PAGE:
Peter Nickles, the attorney general for the District of Columbia, has issued a statement clarifying that a foreclosure may not be commenced against a D.C. homeowner unless the security interest of the current noteholder is supported by public filings with the District's recorder of deeds.
Under District law, each deed or other document transferring a mortgage interest must be recorded with the recorder of deeds within 30 days of execution. This requirement is not satisfied by private tracking of mortgage interests through the Mortgage Electronic Registration Systems Inc. (MERS), Nickles' office said in the statement.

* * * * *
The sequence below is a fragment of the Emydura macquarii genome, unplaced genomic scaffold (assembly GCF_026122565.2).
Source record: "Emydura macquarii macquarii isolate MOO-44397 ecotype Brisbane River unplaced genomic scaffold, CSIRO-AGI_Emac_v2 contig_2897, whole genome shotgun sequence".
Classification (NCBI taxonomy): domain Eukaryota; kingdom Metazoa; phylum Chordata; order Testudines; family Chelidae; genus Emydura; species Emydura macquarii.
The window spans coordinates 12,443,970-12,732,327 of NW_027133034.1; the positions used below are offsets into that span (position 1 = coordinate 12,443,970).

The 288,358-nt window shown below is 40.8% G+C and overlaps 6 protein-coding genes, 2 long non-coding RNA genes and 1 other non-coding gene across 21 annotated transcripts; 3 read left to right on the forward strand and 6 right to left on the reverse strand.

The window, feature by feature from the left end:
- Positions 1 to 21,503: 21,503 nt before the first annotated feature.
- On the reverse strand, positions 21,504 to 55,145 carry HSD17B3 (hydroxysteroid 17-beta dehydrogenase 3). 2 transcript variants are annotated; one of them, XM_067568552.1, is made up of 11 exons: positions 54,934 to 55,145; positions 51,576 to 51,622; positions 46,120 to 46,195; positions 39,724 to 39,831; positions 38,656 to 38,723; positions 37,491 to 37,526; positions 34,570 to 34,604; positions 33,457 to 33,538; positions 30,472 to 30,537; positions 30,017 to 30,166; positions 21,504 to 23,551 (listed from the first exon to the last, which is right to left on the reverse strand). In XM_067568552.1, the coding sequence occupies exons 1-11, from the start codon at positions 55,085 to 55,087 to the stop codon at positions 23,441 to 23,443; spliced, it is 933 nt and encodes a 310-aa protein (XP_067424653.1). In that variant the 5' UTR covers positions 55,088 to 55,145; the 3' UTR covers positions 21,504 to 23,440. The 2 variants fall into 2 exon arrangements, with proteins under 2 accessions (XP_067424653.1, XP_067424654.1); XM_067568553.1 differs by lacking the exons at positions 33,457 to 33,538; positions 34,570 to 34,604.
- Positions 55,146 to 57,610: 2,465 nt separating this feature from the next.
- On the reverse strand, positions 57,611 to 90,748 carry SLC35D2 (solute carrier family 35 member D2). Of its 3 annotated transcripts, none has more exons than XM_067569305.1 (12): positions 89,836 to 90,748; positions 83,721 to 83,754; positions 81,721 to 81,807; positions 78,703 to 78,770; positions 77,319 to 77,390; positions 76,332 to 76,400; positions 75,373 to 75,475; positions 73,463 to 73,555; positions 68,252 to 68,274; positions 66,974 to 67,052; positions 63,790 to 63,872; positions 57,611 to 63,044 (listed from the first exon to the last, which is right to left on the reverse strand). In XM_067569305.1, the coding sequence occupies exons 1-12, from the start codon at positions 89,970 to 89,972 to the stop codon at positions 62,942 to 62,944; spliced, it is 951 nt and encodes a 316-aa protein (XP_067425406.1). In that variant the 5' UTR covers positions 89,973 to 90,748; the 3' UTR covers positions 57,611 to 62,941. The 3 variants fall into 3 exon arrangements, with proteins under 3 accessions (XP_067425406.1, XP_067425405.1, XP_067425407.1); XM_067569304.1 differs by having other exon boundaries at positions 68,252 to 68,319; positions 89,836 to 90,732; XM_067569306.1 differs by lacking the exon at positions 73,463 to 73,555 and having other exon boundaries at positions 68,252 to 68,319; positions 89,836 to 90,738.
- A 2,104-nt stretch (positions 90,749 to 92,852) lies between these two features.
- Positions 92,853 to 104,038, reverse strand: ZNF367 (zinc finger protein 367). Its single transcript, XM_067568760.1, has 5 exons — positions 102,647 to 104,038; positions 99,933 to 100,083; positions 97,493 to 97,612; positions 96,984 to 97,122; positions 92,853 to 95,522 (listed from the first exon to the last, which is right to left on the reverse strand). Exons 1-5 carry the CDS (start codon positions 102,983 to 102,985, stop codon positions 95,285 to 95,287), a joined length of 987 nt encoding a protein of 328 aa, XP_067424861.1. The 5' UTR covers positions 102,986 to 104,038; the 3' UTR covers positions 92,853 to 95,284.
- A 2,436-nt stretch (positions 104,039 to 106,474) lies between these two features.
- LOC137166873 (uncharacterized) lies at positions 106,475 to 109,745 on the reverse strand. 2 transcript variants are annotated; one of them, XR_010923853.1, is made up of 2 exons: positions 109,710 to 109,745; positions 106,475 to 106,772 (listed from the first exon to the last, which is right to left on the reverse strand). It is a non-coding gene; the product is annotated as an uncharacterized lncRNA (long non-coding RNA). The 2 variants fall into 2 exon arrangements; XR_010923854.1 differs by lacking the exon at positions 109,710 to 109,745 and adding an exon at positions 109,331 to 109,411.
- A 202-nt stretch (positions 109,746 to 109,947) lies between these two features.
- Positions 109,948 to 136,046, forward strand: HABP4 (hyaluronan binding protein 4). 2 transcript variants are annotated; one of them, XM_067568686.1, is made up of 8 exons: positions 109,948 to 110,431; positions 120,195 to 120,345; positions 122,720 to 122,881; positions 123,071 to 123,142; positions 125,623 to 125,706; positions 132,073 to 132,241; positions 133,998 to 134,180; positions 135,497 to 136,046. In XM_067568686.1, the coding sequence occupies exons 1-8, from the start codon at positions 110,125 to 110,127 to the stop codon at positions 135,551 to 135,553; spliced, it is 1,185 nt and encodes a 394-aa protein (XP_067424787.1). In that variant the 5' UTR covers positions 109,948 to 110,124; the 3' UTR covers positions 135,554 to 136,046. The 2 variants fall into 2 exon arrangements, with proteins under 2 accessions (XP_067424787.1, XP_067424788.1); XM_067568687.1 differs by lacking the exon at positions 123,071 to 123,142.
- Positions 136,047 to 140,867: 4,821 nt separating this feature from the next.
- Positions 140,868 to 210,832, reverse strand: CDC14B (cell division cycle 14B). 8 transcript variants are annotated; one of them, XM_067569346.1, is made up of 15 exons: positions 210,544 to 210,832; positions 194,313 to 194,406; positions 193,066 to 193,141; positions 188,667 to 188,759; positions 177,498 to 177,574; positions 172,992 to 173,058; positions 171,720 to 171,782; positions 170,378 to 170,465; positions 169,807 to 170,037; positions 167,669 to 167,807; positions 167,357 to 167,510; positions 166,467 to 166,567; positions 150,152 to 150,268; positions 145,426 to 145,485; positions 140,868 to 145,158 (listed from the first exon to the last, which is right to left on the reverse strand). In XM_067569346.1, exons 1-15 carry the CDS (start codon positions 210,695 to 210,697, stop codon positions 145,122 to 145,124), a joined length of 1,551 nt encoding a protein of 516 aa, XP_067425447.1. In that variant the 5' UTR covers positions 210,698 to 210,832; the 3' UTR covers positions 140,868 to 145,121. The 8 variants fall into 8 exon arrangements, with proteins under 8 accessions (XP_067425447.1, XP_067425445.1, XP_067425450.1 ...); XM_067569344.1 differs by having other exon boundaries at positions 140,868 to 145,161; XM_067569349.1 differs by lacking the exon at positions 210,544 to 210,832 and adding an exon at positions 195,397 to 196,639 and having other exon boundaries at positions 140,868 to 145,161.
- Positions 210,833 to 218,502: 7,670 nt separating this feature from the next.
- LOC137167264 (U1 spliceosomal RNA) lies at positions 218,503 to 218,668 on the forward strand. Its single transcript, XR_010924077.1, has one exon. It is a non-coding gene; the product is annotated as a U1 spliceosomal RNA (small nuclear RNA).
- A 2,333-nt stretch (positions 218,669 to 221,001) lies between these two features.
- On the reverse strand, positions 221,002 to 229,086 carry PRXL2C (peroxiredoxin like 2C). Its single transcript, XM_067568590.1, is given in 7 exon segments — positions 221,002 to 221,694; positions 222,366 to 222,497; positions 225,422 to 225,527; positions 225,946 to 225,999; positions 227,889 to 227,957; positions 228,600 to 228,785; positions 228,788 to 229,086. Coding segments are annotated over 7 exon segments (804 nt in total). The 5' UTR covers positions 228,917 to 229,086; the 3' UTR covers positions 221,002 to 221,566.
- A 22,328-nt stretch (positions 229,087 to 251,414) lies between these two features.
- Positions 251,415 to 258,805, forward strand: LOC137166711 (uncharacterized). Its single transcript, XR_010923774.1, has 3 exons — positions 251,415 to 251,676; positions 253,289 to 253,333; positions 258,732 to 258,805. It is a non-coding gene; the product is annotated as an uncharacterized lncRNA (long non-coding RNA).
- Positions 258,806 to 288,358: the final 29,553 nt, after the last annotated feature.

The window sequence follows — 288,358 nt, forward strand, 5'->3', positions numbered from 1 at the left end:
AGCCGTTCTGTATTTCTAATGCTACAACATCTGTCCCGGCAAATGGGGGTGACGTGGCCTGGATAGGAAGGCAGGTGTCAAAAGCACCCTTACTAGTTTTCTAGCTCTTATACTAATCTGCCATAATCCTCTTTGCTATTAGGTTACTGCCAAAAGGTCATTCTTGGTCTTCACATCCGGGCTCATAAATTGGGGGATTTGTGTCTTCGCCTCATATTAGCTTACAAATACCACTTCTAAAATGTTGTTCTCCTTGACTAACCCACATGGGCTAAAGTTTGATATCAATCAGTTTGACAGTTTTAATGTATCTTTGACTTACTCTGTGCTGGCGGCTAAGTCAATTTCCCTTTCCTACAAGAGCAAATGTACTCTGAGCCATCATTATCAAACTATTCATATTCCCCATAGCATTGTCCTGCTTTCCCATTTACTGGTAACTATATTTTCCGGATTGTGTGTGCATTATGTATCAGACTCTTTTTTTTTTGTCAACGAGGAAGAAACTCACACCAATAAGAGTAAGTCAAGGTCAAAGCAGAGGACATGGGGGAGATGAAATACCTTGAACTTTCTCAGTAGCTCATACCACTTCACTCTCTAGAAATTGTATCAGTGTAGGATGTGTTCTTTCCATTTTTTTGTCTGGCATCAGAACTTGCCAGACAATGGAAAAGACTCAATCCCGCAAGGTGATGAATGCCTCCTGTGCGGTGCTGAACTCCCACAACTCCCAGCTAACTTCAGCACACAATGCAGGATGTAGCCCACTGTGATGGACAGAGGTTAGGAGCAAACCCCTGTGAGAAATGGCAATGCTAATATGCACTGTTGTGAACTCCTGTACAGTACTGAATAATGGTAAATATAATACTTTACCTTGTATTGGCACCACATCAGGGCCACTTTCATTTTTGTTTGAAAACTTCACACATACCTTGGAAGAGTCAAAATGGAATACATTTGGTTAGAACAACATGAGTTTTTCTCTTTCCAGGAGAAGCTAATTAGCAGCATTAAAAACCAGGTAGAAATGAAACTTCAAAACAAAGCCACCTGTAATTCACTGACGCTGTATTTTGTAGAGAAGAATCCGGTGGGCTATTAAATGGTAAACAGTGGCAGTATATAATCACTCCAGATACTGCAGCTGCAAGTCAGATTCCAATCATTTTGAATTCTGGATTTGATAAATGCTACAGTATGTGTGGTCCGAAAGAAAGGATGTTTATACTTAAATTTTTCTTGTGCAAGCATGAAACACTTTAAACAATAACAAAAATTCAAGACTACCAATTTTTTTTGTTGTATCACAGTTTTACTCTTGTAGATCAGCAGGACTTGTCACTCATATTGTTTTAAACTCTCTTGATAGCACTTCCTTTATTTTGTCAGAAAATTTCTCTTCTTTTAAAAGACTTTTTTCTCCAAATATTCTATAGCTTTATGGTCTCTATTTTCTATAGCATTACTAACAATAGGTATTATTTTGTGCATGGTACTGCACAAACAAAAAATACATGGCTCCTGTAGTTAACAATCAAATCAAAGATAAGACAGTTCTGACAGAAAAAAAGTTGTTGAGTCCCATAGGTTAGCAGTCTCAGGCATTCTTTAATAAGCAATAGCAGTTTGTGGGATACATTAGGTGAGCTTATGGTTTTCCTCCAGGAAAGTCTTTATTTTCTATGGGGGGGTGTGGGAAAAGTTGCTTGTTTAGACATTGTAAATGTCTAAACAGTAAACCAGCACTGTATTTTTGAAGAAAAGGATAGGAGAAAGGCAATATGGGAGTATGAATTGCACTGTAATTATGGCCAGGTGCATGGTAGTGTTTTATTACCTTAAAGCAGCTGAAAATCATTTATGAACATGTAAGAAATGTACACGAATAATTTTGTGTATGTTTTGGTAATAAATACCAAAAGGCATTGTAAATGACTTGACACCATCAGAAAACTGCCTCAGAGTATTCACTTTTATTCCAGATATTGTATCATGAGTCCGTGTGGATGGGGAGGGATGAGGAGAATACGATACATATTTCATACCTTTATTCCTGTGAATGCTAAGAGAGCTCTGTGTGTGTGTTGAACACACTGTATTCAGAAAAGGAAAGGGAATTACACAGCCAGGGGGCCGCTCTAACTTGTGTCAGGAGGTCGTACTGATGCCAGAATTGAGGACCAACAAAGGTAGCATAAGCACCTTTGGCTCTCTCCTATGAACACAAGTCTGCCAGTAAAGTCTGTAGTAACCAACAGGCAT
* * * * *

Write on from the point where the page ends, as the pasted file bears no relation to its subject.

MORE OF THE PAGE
‘A homeowner should not be misled into believing that a threatened foreclosure is supported by the District's public records when it is not,’ Nickles said.
In a response to Nickles' statement of enforcement, MERS maintains that its processes are in compliance with D.C. law. If, prior to foreclosure, the security interest is transferred from MERS to another entity, then MERS will execute an assignment showing the transfer. The assignment is subsequently recorded under D.C.'s laws, MERS says.
When MERS forecloses, MERS is listed in the land records as the security interest holder, the company adds.
‘Under either option, in compliance with D.C.'s laws, the notice of foreclosure sale represents to the homeowner the identity of the note holder and that the note holder's security interest has been recorded,’ MERS said in its statement.